Biden Administration Ends Defense of 2019 Public Charge Rule

March 10, 2021 Anne Walsh

Key Points

  • The Biden administration will no longer defend the Trump administration’s Public Charge Rule
  • The U.S. Supreme Court has dismissed the Public Charge appeal and the rule is no longer before the Court
  • Lower court judgments invalidating or enjoining the 2019 Public Charge Rule will become final
  • The Public Charge Rule was extensively litigated from its implementation and obligated foreign nationals applying for green cards to provide extensive financial documentation and Form I-944, Declaration of Self-Sufficiency
  • USCIS has issued a statement on the 2019 Public Charge Rule and Form I-944 requirements

Overview

The Biden administration has announced that it will no longer defend the Public Charge Rule, implemented by the Trump administration, against forthcoming legal challenges. USCIS has issued accompanying guidance on the 2019 Public Charge Rule for employers and applicants.

What are the Changes?

In February 2021, the Biden administration issued an executive order mandating review of the 2019 Public Charge Rule by the Department of Homeland Security (DHS). DHS has determined that continuing to defend the 2019 rule is neither in the public interest nor an efficient use of limited government resources. As such, the Department of Justice (DOJ) will no longer pursue appellate review of judicial decisions invalidating or enjoining enforcement of the 2019 rule. The rule thereby cannot be enforced per District Court judgements.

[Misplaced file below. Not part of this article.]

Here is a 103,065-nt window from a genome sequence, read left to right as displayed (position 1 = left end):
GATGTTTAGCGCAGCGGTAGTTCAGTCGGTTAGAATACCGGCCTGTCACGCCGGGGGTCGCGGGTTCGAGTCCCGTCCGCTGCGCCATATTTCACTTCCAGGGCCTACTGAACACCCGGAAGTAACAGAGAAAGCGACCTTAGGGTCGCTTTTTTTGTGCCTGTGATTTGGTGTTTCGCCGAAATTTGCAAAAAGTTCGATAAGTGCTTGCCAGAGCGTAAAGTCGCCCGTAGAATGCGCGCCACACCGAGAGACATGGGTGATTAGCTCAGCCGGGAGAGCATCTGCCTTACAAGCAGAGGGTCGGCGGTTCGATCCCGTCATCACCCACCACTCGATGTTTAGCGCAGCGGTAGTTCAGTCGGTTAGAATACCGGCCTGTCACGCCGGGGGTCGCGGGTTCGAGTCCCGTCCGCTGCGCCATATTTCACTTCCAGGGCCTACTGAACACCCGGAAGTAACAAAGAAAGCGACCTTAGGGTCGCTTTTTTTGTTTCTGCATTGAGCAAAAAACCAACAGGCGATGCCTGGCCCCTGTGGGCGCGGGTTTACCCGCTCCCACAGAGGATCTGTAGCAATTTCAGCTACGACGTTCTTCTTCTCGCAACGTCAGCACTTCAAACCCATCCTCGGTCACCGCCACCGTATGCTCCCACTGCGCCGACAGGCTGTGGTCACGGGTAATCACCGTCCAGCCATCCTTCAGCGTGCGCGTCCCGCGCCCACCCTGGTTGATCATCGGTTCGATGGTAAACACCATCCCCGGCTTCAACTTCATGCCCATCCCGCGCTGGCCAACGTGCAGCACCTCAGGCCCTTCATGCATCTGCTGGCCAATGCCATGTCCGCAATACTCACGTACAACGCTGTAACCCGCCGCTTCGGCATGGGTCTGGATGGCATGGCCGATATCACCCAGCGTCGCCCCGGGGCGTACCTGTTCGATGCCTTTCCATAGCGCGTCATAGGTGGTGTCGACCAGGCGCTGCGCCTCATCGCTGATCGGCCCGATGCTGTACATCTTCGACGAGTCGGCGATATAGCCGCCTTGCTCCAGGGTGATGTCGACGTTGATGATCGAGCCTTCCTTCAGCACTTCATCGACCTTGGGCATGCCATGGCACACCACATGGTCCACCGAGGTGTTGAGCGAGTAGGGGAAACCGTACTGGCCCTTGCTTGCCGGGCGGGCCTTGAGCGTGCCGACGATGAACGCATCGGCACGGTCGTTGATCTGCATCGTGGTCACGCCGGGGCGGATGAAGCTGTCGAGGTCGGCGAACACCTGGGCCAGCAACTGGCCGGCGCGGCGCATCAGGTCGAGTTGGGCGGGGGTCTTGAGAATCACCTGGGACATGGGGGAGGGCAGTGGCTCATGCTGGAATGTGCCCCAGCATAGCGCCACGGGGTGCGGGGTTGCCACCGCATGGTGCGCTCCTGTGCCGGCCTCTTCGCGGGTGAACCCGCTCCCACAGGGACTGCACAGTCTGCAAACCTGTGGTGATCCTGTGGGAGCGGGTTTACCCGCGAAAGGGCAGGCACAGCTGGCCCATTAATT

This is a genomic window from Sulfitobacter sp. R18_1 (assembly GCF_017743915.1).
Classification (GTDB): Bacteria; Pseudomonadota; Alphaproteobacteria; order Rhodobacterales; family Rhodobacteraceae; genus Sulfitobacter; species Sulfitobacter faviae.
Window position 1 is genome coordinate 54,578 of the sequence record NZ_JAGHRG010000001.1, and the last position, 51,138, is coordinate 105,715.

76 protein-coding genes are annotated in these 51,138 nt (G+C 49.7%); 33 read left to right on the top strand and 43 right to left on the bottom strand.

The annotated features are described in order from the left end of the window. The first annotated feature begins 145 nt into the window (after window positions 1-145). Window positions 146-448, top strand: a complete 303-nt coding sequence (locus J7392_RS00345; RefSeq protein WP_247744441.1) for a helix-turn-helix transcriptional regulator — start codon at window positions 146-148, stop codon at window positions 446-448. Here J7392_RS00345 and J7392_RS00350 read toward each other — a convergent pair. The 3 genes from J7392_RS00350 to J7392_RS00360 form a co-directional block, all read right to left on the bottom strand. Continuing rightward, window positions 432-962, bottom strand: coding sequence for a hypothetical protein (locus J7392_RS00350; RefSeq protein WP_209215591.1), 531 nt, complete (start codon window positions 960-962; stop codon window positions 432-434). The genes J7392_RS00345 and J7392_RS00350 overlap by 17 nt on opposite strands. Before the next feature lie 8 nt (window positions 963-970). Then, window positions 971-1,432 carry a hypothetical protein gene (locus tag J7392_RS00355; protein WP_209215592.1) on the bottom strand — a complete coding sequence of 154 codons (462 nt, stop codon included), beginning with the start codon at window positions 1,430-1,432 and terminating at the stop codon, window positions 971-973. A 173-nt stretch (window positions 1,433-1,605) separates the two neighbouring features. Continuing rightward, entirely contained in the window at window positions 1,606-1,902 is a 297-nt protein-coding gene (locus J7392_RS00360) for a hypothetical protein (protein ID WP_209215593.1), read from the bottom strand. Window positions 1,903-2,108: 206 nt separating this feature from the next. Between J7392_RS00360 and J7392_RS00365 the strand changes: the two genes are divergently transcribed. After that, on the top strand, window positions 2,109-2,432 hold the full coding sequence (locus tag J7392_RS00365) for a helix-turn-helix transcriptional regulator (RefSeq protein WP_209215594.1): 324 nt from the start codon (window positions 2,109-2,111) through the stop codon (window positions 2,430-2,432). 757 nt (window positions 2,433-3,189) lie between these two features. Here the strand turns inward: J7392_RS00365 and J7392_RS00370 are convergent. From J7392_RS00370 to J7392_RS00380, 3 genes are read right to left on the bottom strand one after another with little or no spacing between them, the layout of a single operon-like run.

The Supreme Court has dismissed the Public Charge appeal.

A corresponding statement issued by USCIS concerns when the agency will cease applying the 2019 Public Charge Rule, including eliminating the Form I-944 requirement in I-485 green card applications.

Background

The Public Charge Rule has been heavily litigated since its implementation in 2019 by President Trump. Foreign nationals cannot receive a green card if the government believes they will become reliant on government assistance for their well-being, also known as a “public charge.” In 2019, the Trump administration defined the term “public charge” more expansively than in the past. This obligated foreign nationals applying for green cards to provide extensive financial documentation and Form I-944, Declaration of Self-Sufficiency, which increased application preparation time, cost and Request for Evidence (RFE) issuance.  

Looking Ahead

Along with the recent announcement from USCIS, the Department of Homeland Security (DHS) is expected to soon issue a statement regarding the 2019 Public Charge Rule. Envoy and Global Immigration Associates will provide updates as they become available.


Envoy is pleased to provide you this information, which was prepared in collaboration with Anne Walsh, who is a Partner at Global Immigration Associates, P.C. (www.giafirm.com), Envoy’s affiliated law firm.

Content in this publication is not intended as legal advice, nor should it be relied on as such. For additional information on the issues discussed, consult an Envoy-affiliated attorney or another qualified professional.

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